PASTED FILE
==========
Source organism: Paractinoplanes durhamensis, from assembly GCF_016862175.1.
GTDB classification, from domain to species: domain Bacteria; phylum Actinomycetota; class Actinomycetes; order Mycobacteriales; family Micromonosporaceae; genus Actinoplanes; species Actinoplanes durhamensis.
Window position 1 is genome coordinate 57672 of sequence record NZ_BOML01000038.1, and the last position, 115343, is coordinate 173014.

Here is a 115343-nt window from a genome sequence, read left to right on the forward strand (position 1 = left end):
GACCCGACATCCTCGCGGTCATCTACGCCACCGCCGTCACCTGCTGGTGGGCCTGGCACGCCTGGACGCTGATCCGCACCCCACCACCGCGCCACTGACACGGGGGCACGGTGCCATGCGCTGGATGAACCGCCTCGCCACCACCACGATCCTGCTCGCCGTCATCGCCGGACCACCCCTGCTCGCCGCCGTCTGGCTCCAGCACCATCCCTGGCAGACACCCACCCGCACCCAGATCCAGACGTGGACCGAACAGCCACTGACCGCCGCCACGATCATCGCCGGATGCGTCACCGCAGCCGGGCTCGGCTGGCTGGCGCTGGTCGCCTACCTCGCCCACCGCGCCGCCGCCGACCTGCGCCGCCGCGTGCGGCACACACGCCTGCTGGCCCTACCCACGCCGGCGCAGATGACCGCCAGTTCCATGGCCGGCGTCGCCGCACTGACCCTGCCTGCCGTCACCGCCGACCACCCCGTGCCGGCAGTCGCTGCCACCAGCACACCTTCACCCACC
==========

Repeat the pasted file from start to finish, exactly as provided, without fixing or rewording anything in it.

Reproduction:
Source organism: Paractinoplanes durhamensis, from assembly GCF_016862175.1.
GTDB classification, from domain to species: domain Bacteria; phylum Actinomycetota; class Actinomycetes; order Mycobacteriales; family Micromonosporaceae; genus Actinoplanes; species Actinoplanes durhamensis.
Window position 1 is genome coordinate 57672 of sequence record NZ_BOML01000038.1, and the last position, 115343, is coordinate 173014.

Here is a 115343-nt window from a genome sequence, read left to right on the forward strand (position 1 = left end):
GACCCGACATCCTCGCGGTCATCTACGCCACCGCCGTCACCTGCTGGTGGGCCTGGCACGCCTGGACGCTGATCCGCACCCCACCACCGCGCCACTGACACGGGGGCACGGTGCCATGCGCTGGATGAACCGCCTCGCCACCACCACGATCCTGCTCGCCGTCATCGCCGGACCACCCCTGCTCGCCGCCGTCTGGCTCCAGCACCATCCCTGGCAGACACCCACCCGCACCCAGATCCAGACGTGGACCGAACAGCCACTGACCGCCGCCACGATCATCGCCGGATGCGTCACCGCAGCCGGGCTCGGCTGGCTGGCGCTGGTCGCCTACCTCGCCCACCGCGCCGCCGCCGACCTGCGCCGCCGCGTGCGGCACACACGCCTGCTGGCCCTACCCACGCCGGCGCAGATGACCGCCAGTTCCATGGCCGGCGTCGCCGCACTGACCCTGCCTGCCGTCACCGCCGACCACCCCGTGCCGGCAGTCGCTGCCACCAGCACACCTTCACCCACC